Divided by a common language

Thanks to several readers from (I’m guessing) the US, who have got in touch to express surprise about the appearance of sweetcorn in the fields of Roman Britain.  They’re right, of course – maize wasn’t grown here until many centuries later, and is still somewhat temperamental, as our vegetable patch will testify.

The problem’s arisen because the word ‘corn’ means different things on different sides of the Atlantic. So just for the record, should  ‘corn’ pop up in any of the Ruso books, please read it as wheat, or oats, or barley, or any one of those cereal crops – definitely not the yellow stuff you smear butter on and eat off the cob, or feed to cows.

At a slight tangent, another reader was concerned to find the ‘modern Americanism’ of measuring in feet and inches. In fact, while we Britons have  gone over to metric measurements (although some of us still have to think very hard about it), the USA continues with a fine and ancient tradition. The Roman foot (‘pes’) was slightly shorter than the modern one but it certainly contained twelve inches (‘unciae’).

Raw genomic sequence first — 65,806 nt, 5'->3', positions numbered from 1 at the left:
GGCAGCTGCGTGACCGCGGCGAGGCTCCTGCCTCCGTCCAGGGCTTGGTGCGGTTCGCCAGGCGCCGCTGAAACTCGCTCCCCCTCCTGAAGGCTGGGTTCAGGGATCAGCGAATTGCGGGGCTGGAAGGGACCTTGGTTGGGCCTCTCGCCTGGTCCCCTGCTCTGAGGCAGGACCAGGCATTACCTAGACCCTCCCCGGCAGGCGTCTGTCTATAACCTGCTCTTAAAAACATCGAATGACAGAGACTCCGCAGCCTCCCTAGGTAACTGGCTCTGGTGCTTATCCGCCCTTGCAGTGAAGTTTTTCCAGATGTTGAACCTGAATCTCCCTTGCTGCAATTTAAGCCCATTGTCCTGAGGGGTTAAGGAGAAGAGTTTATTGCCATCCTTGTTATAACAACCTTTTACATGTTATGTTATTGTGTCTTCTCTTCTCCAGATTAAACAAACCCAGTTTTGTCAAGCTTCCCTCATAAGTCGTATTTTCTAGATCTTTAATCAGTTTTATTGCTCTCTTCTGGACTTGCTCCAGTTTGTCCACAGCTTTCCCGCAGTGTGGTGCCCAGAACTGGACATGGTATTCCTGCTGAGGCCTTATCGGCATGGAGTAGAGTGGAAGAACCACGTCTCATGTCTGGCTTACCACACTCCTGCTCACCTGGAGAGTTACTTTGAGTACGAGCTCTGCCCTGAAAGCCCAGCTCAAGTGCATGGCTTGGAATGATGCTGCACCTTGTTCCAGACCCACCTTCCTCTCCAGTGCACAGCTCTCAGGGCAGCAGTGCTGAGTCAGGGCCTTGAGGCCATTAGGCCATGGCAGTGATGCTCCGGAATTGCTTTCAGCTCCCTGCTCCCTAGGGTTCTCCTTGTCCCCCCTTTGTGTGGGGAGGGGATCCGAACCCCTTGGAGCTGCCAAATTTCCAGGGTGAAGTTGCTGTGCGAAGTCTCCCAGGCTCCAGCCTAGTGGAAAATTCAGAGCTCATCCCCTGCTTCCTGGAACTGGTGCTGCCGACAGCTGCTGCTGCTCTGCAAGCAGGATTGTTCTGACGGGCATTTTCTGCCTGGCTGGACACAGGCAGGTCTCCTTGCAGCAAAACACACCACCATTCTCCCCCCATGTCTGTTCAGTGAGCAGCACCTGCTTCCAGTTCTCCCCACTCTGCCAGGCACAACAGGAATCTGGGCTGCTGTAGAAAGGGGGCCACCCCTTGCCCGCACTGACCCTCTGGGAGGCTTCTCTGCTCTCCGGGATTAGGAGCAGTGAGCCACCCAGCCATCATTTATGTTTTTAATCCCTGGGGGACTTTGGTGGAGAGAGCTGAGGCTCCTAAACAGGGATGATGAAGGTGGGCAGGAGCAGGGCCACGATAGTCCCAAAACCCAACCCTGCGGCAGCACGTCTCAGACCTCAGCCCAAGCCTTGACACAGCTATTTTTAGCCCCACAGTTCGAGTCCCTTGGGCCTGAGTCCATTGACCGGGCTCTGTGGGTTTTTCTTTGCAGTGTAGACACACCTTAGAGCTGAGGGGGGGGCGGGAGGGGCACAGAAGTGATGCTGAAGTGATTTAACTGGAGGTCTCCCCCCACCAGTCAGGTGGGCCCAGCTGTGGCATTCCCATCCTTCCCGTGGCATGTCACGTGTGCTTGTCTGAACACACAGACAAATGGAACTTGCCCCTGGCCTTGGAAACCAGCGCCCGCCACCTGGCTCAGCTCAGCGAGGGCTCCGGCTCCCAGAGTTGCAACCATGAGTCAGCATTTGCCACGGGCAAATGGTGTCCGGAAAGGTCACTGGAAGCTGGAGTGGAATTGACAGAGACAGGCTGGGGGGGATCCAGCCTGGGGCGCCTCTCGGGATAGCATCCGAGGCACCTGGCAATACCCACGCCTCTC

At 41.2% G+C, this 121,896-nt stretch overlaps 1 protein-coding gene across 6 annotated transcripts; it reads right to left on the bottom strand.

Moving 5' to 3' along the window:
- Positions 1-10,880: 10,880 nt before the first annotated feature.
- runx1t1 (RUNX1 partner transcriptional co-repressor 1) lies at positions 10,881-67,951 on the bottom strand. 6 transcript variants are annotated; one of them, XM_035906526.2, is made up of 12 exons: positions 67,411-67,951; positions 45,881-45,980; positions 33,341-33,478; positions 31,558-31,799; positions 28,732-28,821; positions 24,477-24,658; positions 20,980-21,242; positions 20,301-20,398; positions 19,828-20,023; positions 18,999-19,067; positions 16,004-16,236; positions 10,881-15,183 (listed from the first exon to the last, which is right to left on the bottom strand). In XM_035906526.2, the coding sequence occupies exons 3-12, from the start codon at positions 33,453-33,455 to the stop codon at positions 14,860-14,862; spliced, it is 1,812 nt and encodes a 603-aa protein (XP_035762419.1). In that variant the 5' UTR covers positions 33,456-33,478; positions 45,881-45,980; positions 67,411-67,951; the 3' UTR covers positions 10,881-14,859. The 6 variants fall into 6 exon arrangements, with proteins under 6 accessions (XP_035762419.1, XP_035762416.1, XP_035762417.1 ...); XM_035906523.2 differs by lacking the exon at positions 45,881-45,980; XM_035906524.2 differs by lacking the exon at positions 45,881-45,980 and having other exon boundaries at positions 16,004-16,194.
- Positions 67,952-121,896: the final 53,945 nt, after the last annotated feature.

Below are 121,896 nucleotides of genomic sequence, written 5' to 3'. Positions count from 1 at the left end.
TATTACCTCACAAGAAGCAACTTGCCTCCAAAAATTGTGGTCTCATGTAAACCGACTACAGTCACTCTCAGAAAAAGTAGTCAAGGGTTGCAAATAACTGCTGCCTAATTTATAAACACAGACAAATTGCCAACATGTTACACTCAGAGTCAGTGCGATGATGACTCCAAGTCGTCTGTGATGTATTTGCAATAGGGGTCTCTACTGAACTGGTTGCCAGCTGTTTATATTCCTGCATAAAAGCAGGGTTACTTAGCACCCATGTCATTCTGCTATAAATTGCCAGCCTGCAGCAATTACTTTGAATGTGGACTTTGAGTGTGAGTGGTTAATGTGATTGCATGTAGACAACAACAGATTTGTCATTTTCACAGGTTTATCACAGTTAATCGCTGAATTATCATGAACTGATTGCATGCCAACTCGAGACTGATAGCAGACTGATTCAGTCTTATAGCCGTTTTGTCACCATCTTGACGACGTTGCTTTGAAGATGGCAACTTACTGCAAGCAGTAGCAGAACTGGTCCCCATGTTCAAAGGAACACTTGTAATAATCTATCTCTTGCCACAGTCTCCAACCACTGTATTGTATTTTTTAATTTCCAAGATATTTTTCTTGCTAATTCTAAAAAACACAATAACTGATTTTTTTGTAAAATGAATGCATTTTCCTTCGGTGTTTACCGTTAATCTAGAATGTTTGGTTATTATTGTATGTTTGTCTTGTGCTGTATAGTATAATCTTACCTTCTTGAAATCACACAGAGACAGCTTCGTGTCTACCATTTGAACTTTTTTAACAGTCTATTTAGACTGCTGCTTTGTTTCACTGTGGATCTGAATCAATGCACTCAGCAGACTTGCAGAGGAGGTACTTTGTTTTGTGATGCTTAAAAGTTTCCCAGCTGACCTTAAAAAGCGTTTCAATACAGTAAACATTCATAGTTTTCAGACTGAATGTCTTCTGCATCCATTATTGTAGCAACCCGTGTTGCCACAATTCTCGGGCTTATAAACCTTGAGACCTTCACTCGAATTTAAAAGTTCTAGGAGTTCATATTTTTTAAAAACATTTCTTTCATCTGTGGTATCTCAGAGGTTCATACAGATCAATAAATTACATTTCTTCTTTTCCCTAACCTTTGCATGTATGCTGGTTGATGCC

To anyone else who’s been wondering, I hope the books make a bit more sense now.

3 thoughts on “Divided by a common language

  1. Ahh! That explains something. My wife and I were watching Campion on NetFlix the other day, and Campion mentioned that one of the murder victims was found in a corn field. However, it was plain to see that he was in a wheat field. I thought it was just one of those mistakes that city folk make.


    1. OK, I have to admit that for a long time I thought a ‘wrench’ was a special and vaguely exotic piece of equipment that existed only in America…

  2. Lindsey Davis received the same American complaints about ‘corn’, and replied on her Web site in her usual forthright manner.

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